Stainless Steel

Izanagi & I zanami
2007 bronze
Align Center

Stella in the Wind
Stainless Steel
120" X 128" X 28

Richard Serra

Richard Serra was born in San Francisco in 1939. He began working in steel mills in order to support himself. Serra’s early work in the 1960s focused on the industrial materials that he had worked with as a youth in West Coast steel mills and shipyards: steel and lead. A famous work from this time involved throwing lead against the walls of his studio. Though his casts were created from the impact of the lead hitting the walls, the emphasis of the piece was really on the process of creating it: raw aggression and physicality, combined with a self-conscious awareness of material and a real engagement with the space in which it was worked. Since those Minimalist beginnings, Serra’s work has become famous for that same physicality, but one that is now compounded by the breathtaking size and weight that the pieces have acquired. His series of “Torqued Ellipses” (1996–99), which comprise gigantic plates of towering steel, bent and curved, leaning in and out, carve very private spaces from the necessarily large public sites in which they have been erected. Serra’s most recent public work includes the 60-foot-tall “Charlie Brown” (1999; named for the Peanuts comic-strip character in honor of its author, Charles Schultz, who had died that year), which has been erected in the courtyard of an office building in San Francisco. (Art:21)

Fulcrum 1987,
55-foot freestanding sculpture of cor-ten steel

Weights and Measures, 1987.
Hot-rolled steel.
Three plates: 337.8 x 528 x 7.6 cm (133 x 208 x 3 in.)

The Matter of Time, 2005
This installation consists of the combination of eight sculpture pieces put together
1,200 tons, 430 feet in length

Tuesday, September 7, 2010

Michelangelo Buonarroti

Michelangelo Buonarroti was born on March 6, 1475 in the village of Caprese, Italy. He was one of the most important artists of the Italian Renaissance, a period when the arts and sciences flourished. Michelangelo became an apprentice to prominent Florentine painter, Domenico Ghirlandaio at the age of 12, but soon began to study sculpture instead. He attracted the attention and patronage of Lorenzo de Medici, who was ruler of Florence until 1492. At age 23, Michelangelo completed his magnificent Pieta, a marble statue that shows the Virgin Mary grieving over the dead Jesus.

Michelangelo Pieta, St. Peter, Marble, Vatican, Rome, 1499
The Michelangelo "Pieta Rondanini", Marble

Michelangelo Pieta Fire, Marble

Monday, September 6, 2010

Felix Gonzalez-Torres

Felix Gonzalez-Torres was known for his quiet, minimal installations and sculptures. Using materials such as strings of lightbulbs, clocks, stacks of paper, or packaged hard candies, Felix Gonzalez-Torres's work is sometimes considered a reflection of his experience with AIDS. Many of Gonzalez-Torres's installations invite the viewer to take a piece of the work with them: a series of works allow viewers to take packaged candies from a pile in the corner of an exhibition space, while another series is comprised of stacks of ultrathin sheets of clear plastic or unlimited edition prints, also free for the viewer to take. These installations are replenished by the exhibitor as they diminish. The most pervasive reading of Gonzalez-Torres's work takes the processes his works undergo (lightbulbs expiring, piles of candies dispersing, etc.) as metaphor for the process of dying. One of his most recognizable works, Untitled(1992) is a billboard put up in New York City of a monochrome photograph of an unoccupied bed, made after the death of his lover, Ross, to AIDS. Gonzalez-Torres himself died of AIDS on January 9, 1996. (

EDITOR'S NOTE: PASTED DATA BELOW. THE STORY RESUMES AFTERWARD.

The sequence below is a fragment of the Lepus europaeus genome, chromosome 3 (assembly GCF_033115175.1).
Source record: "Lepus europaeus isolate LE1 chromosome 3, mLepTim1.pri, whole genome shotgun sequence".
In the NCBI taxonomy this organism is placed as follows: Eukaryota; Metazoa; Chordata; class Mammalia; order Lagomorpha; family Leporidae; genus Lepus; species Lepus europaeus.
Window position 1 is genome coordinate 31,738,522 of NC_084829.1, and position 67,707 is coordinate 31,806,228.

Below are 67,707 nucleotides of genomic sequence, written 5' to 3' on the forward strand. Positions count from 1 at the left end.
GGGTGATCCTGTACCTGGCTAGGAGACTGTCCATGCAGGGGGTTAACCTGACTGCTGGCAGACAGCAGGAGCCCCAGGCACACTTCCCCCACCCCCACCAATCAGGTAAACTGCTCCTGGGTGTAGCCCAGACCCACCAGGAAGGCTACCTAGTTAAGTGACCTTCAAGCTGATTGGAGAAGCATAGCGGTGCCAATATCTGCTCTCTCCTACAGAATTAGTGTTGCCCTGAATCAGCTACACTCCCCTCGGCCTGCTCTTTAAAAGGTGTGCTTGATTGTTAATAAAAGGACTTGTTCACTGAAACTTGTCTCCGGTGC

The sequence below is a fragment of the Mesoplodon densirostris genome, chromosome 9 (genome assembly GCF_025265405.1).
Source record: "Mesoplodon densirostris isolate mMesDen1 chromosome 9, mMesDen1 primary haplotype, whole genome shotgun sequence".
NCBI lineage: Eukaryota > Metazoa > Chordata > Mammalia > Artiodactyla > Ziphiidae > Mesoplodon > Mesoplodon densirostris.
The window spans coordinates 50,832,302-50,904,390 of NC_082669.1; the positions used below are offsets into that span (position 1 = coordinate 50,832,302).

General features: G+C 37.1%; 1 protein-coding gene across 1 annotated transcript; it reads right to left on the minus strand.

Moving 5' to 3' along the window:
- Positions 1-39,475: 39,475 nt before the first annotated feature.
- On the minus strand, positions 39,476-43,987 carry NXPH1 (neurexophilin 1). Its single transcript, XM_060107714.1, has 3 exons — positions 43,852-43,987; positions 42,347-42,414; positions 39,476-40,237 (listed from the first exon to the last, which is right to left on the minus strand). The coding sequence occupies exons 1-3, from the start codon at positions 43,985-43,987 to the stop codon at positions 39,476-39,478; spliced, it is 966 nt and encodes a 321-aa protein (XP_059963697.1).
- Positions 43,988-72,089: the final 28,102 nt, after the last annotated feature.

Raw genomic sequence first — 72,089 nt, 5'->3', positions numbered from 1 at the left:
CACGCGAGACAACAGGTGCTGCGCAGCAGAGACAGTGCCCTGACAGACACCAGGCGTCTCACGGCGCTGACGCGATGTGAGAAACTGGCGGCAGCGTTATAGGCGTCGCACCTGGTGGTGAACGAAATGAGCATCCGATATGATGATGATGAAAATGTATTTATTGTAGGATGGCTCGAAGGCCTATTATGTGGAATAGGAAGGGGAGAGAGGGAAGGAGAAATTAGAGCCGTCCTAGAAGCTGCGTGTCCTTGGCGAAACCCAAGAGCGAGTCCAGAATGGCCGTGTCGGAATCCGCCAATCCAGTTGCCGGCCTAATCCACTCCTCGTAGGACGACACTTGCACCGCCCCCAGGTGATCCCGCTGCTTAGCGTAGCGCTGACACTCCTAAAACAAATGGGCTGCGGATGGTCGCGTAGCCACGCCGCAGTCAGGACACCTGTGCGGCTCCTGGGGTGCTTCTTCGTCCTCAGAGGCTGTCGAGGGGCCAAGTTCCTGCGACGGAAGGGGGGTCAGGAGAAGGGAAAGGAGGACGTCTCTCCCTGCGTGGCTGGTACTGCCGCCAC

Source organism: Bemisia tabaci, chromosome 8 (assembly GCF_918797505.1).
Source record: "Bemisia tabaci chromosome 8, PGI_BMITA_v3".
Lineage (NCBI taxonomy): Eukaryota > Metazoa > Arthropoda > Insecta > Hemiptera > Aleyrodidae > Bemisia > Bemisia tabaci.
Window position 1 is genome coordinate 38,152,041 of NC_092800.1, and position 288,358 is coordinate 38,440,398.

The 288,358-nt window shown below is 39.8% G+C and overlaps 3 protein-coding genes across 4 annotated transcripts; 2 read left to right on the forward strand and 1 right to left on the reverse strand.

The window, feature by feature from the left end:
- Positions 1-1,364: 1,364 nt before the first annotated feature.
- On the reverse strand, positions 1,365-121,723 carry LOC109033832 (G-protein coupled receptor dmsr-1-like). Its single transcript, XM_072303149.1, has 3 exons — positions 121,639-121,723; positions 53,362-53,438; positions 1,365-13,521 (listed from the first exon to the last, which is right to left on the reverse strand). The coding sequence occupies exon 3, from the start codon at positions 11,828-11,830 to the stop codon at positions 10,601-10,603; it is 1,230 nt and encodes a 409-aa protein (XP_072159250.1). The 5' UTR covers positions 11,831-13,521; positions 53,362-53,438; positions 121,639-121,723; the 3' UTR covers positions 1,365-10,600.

Untitled (Last Light), 1993
String of lights

Untitled (A Portrait of Ross in LA), 1991
Multi-colored candies, 175lbs

Untitled (The End), 1990
Offset printed sheets of paper, stacked
22 x 28 x 22 in.

Sunday, September 5, 2010

JP Long

JP Long's sculpture elaborates the dynamic fluidity and rigidity of the opposing materials, glass and steel. Form, mass, and implied movement are the three fundamental themes inhabiting his work. Based upon natural tensions between opposing harmonies, Long elegantly contemplates the capacities of steel and glass, both technically and conceptually.

Wall 26
24" x 12" x 12"

Counter Balance 04
steel and glass 28" x 15" x 20"

Edge 18
glass and metal 87" x 84" x 36"

Thursday, September 2, 2010

Dayton Castleman

Dayton Castleman is a Chicago-based multidisciplinary artist whose work and interests include his own studio practice, education, curatorial projects, and writing. His work has been presented in museums and galleries across the United States and in Europe. He received his BA in Art from Belhaven University, and his MFA in sculpture from the School of the Art Institute of Chicago. Dayton teaches sculpture, drawing and digital media at Trinity Christian College, near Chicago, and serves on the board of Christians in the Visual Arts.

Agit: Prop, 2008, red cotton fabric, flagpole

Infinite Bridge, 2006, steel

Starcross'd, 2009, cardboard, wood, polystyrene foam, hardware